The Differences between Permanent and Term Insurance

This is a guest post by CFP,  Brian Poncelet.

Life insurance is a critical component to every family’s financial well-being. And yet, over 10 million Canadians are underinsured, leaving their loved ones vulnerable to out of control expenses and runaway debt.

To protect your dependents, you need to first know that there are two types of insurance available – permanent insurance and term. In order to select an affordable policy that addresses your needs, understanding the differences between them is key.

1. Length of Coverage

The main difference between permanent and term insurance is the length of coverage. Term insurance provides coverage for a specific period of time – generally 5 to 30 years. The coverage ceases once the term has ended or the premiums are unpaid. Permanent life provides coverage until you pass away or the premiums are unpaid and the reserves are insufficient to cover the premiums.

2. Premiums

Permanent and term insurance both have level premiums. The premiums are usually higher for permanent life because they are averaged over your lifetime. Meanwhile, the premiums for term are only averaged over the length of coverage. If you’re in good health and purchase term insurance at a young age, premiums typically start much lower. However, once term coverage ends, premiums can increase dramatically upon renewal.

3. Cash Value

Term insurance is your plain vanilla insurance policy with no savings component – buy term and invest the difference, as the saying goes. If you cancel your policy, the coverage ends and there is no cash value paid. Permanent life may or may not include a cash value. Whole life has a cash value, while some universal life policies have an investment option.

4. Convertible

Besides the death benefit, the most important thing to know about your term life policy is whether it’s convertible. If you get sick, a convertible term policy allows you to convert to permanent insurance at any time up to the end of the term with no medical exam. Permanent life is not convertible.

5. Death benefit

This is the most important factor when choosing life insurance – how much will my beneficiaries receive when I pass away? Term only pays out a death benefit if the policyholder dies during the term the policy is in effect (if you outlive the policy there is no payout). Permanent life provides a death benefit to your beneficiary or estate when you pass away as long as the premiums are paid up.

6. Renewable

Term life is renewable, permanent life is not (you won’t need to renew since coverage is for your entire life).  With term life, the premiums remain the same throughout coverage. Most term policies only allow renewal up to age 75.

 Summary of the pros and cons of both types of insurance

Permanent Insurance


  • Level premiums for life or a fixed period and coverage for live
  • Can borrow from policy tax-free  in a number of cases
  • Can be used to enhance retirement
  • Can be used to pay Estate taxes at death (cottages, business, etc.)
  • Insurance can be structured to grow every year


  • Initially costs more than term for coverage

Term Insurance


  • Buy a lot of coverage for premiums paid
  • Can Convert to Permanent later
  • Can “buy term and invest the difference”


  • Insurance costs go up every year
  • If one does not die during term, premiums are wasted and a lost opportunity cost

Final Word

Term and permanent life aren’t mutually exclusive – a combination of both can be used for meet your insurance needs. Term life is best suited for short-term term expenses, such as income replacement, mortgages and car loans. Permanent life is ideal for long-term permanent expenses, such as funerals and estate planning.   There will be more quantitative articles coming up describing which type of insurance is better with different circumstances.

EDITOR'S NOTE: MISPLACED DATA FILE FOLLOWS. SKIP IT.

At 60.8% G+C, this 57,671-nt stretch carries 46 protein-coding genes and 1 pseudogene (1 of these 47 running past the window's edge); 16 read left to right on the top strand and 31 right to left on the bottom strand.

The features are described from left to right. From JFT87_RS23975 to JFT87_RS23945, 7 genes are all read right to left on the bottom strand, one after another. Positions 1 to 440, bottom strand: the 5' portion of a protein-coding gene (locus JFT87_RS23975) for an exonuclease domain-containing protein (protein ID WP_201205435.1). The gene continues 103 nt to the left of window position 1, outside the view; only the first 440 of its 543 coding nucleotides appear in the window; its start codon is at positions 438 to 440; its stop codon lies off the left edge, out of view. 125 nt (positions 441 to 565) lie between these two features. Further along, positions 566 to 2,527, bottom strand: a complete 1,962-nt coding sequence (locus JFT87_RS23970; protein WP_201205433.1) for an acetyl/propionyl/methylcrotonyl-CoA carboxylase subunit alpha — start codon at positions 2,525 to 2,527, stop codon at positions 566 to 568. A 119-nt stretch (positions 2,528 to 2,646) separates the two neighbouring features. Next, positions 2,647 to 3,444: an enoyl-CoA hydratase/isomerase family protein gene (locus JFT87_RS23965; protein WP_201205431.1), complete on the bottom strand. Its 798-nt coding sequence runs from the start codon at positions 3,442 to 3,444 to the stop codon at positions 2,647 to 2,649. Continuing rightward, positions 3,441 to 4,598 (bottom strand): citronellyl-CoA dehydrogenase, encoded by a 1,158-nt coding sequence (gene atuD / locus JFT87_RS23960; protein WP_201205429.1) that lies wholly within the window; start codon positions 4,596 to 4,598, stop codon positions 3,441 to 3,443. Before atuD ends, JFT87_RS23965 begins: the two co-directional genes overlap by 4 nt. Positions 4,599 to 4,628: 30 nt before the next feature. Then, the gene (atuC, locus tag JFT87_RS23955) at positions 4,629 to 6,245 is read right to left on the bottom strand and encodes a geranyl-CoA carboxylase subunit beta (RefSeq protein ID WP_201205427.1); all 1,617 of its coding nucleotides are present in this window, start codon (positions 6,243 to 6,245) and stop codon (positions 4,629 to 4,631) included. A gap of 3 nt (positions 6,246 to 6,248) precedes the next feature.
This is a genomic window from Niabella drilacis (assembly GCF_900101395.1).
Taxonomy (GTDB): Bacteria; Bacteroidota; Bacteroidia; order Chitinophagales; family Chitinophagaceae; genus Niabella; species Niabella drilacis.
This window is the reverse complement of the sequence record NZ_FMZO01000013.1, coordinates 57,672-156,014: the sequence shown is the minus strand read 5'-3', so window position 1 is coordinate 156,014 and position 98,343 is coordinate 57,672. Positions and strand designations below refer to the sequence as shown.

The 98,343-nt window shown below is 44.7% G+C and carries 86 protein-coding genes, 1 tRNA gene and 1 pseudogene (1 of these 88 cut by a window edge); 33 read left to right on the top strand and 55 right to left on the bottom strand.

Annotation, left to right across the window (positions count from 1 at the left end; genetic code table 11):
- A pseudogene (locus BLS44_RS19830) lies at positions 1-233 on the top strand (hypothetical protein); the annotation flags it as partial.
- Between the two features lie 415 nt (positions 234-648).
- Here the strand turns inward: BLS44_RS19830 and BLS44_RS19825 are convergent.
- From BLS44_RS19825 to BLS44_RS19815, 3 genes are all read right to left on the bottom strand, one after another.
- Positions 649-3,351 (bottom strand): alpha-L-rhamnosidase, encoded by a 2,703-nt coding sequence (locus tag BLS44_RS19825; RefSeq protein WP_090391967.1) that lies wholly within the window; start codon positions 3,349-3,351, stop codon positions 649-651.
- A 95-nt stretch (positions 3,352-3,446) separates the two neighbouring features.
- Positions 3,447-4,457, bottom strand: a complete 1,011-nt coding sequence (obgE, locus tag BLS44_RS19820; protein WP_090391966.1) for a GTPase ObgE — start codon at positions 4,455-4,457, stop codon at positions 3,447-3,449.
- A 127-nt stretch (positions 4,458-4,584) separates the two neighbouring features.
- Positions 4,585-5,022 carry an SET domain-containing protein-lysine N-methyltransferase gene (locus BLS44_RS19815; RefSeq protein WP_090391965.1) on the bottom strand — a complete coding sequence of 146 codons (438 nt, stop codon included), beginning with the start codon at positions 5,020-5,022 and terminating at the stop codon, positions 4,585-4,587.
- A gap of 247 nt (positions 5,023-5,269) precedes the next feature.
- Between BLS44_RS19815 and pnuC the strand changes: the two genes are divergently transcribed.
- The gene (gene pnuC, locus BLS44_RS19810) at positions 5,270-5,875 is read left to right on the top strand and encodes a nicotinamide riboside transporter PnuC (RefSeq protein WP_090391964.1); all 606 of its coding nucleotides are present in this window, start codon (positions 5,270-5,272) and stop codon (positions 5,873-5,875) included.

About the Author:  Brian Poncelet is  an insurance specialist and independent certified financial planner (CFP) who has been working in the financial services industry for almost 20 years.

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This is a guest post. You can read more about the author in the biography above.
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8 years ago

A little late to the party, but the compensation numbers are incorrect. Both Whole Life & Term-20 offer a 50% First Year Commission.

8 years ago, we’re not going to agree. You’re sticking to your opinion, I’m sticking to mine.

You’re also arguing with ‘The Globe and Mail’ Dec 2010 (updated Dec 2012) article titled ‘What your insurance broker doesn’t want you to know’… Do a google on it.

The insurance industry should state what commissions (lead and trail) are paid on policies prior to and during any sales. The industry has fought strongly against doing so despite it being obviously in the consumer’s best interests.

Go ahead and deny it but you rightly know that the commission insurance salespeople make on life policies is hugely more than what they make on term policies. That creates a clear conflict of interest – sell a life policy and make a lot or sell a term policy and make a little…

Life policies are often 400%+ more than term policies, hence my use of the $1k versus $4k.

And yes many life policies do pay a trail commission, argue away that they don’t but many do.

You have a vested interest in ensuring consumers do not understand the commission picture, hence your repeated replies and false/very misleading info.
8 years ago

And one thing further before I discard your comments as nuts. Every time I’ve seen a commissionless life insurance product – without exception – it has cost more than a comparable product purchased through a life insurance broker. Unlike MER’s in the fund industry, in the life insurance industry the least expensive products are those that are purchased through a commissioned insurance broker.
8 years ago

>>>It is accurate FrugalTrader, There is also trail commission every year with many policies too.

Wrong on all counts. Wildly innacurate. False and misleading. I speak from experience as a life insurance broker. Where’d you get your numbers from – the internet? And if I had to guess, the internet of 1985?

How much I make specifically is none of your business frankly. It doesn’t affect the premiums a consumer pays, and my income isn’t open for your titillation, which is all this boils down to.